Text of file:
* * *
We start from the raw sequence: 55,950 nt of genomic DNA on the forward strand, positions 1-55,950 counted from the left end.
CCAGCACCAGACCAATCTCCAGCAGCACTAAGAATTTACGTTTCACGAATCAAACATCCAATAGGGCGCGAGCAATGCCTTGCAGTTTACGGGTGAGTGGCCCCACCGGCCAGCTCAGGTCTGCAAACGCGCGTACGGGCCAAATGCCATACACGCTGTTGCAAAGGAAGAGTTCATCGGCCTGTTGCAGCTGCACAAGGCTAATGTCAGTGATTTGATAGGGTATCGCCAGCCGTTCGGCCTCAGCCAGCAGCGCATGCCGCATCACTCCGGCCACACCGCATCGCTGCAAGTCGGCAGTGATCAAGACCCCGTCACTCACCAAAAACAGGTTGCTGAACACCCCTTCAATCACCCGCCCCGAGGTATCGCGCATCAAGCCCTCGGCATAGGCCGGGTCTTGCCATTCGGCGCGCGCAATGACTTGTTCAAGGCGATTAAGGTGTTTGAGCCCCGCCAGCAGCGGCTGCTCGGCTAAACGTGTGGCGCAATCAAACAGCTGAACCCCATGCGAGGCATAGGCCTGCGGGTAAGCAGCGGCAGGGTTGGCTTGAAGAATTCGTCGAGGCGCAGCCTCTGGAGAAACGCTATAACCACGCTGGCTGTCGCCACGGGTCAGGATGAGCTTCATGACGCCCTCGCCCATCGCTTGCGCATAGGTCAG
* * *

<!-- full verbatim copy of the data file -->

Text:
We start from the raw sequence: 55,950 nt of genomic DNA on the forward strand, positions 1-55,950 counted from the left end.
CCAGCACCAGACCAATCTCCAGCAGCACTAAGAATTTACGTTTCACGAATCAAACATCCAATAGGGCGCGAGCAATGCCTTGCAGTTTACGGGTGAGTGGCCCCACCGGCCAGCTCAGGTCTGCAAACGCGCGTACGGGCCAAATGCCATACACGCTGTTGCAAAGGAAGAGTTCATCGGCCTGTTGCAGCTGCACAAGGCTAATGTCAGTGATTTGATAGGGTATCGCCAGCCGTTCGGCCTCAGCCAGCAGCGCATGCCGCATCACTCCGGCCACACCGCATCGCTGCAAGTCGGCAGTGATCAAGACCCCGTCACTCACCAAAAACAGGTTGCTGAACACCCCTTCAATCACCCGCCCCGAGGTATCGCGCATCAAGCCCTCGGCATAGGCCGGGTCTTGCCATTCGGCGCGCGCAATGACTTGTTCAAGGCGATTAAGGTGTTTGAGCCCCGCCAGCAGCGGCTGCTCGGCTAAACGTGTGGCGCAATCAAACAGCTGAACCCCATGCGAGGCATAGGCCTGCGGGTAAGCAGCGGCAGGGTTGGCTTGAAGAATTCGTCGAGGCGCAGCCTCTGGAGAAACGCTATAACCACGCTGGCTGTCGCCACGGGTCAGGATGAGCTTCATGACGCCCTCGCCCATCGCTTGCGCATAGGTCAG